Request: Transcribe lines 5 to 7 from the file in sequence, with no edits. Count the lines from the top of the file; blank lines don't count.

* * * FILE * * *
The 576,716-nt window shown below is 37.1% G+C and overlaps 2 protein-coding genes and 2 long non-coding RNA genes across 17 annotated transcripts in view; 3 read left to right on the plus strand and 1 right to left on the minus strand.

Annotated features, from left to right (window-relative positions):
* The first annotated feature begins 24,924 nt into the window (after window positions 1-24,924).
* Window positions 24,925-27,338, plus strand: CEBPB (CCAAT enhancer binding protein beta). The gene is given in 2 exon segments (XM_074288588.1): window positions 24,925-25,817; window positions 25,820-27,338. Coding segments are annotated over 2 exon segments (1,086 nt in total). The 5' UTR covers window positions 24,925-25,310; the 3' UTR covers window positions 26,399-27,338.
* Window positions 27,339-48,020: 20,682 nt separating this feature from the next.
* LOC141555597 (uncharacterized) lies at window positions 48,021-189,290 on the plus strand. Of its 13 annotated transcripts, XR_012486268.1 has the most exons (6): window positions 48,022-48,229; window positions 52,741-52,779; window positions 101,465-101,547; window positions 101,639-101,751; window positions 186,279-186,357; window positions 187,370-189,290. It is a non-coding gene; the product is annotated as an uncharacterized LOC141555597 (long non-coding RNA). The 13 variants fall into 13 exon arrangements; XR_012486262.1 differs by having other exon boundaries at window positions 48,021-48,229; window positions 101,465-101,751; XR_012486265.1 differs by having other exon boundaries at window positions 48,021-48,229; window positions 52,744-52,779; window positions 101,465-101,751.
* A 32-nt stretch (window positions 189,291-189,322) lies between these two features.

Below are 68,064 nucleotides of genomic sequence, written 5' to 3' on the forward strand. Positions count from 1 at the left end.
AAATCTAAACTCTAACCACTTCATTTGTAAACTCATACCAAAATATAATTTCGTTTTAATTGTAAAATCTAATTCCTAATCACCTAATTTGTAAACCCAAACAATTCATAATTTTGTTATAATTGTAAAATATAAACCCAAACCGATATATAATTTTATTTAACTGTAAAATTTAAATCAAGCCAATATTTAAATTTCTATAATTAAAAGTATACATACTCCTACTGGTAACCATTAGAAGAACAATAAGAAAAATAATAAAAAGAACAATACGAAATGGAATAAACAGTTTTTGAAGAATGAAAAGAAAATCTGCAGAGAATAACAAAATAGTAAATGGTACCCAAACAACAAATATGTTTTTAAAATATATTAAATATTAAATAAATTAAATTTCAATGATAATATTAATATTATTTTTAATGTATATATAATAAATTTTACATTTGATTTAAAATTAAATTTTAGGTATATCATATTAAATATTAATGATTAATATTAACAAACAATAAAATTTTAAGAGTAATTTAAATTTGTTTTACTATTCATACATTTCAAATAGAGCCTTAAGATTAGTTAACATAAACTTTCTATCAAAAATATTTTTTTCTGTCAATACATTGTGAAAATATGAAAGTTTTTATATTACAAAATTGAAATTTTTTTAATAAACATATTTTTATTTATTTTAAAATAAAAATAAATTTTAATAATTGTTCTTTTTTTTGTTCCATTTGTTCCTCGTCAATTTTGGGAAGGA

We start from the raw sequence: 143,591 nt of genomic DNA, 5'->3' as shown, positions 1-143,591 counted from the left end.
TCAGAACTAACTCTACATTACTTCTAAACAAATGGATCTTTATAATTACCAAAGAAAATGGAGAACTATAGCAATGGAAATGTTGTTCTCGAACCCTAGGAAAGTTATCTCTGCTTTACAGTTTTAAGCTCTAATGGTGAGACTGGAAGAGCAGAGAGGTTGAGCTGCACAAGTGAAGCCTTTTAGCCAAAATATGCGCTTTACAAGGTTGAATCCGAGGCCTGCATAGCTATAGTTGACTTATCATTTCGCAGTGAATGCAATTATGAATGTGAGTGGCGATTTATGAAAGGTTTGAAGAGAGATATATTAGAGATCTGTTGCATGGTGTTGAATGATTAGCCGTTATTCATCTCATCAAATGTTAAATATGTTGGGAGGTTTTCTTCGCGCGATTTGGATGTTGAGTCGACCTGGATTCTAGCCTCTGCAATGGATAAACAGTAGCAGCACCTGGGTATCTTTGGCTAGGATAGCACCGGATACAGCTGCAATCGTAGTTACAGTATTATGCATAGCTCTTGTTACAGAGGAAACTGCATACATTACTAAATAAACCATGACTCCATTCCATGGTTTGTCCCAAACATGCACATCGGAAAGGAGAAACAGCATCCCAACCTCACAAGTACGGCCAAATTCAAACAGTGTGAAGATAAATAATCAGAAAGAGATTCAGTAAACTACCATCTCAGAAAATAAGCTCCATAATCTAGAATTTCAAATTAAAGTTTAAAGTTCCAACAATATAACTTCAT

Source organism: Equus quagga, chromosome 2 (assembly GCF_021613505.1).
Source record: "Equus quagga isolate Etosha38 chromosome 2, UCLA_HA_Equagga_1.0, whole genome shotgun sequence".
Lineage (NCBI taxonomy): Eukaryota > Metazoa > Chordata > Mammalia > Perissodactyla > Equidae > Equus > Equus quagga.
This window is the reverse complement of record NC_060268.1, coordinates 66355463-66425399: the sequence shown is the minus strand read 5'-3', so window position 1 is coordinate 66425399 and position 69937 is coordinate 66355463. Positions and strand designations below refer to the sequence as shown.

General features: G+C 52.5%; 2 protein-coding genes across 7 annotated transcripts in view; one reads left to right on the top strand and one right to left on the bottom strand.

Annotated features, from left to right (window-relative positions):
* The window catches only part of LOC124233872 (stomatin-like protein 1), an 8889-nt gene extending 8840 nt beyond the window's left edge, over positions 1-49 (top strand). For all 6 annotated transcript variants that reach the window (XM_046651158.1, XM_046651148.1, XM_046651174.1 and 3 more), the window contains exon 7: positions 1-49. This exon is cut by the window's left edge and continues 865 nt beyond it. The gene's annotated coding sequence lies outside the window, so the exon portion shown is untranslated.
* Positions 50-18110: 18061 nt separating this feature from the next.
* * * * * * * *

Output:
* Window positions 27,339-48,020: 20,682 nt separating this feature from the next.
* LOC141555597 (uncharacterized) lies at window positions 48,021-189,290 on the plus strand. Of its 13 annotated transcripts, XR_012486268.1 has the most exons (6): window positions 48,022-48,229; window positions 52,741-52,779; window positions 101,465-101,547; window positions 101,639-101,751; window positions 186,279-186,357; window positions 187,370-189,290. It is a non-coding gene; the product is annotated as an uncharacterized LOC141555597 (long non-coding RNA). The 13 variants fall into 13 exon arrangements; XR_012486262.1 differs by having other exon boundaries at window positions 48,021-48,229; window positions 101,465-101,751; XR_012486265.1 differs by having other exon boundaries at window positions 48,021-48,229; window positions 52,744-52,779; window positions 101,465-101,751.
* A 32-nt stretch (window positions 189,291-189,322) lies between these two features.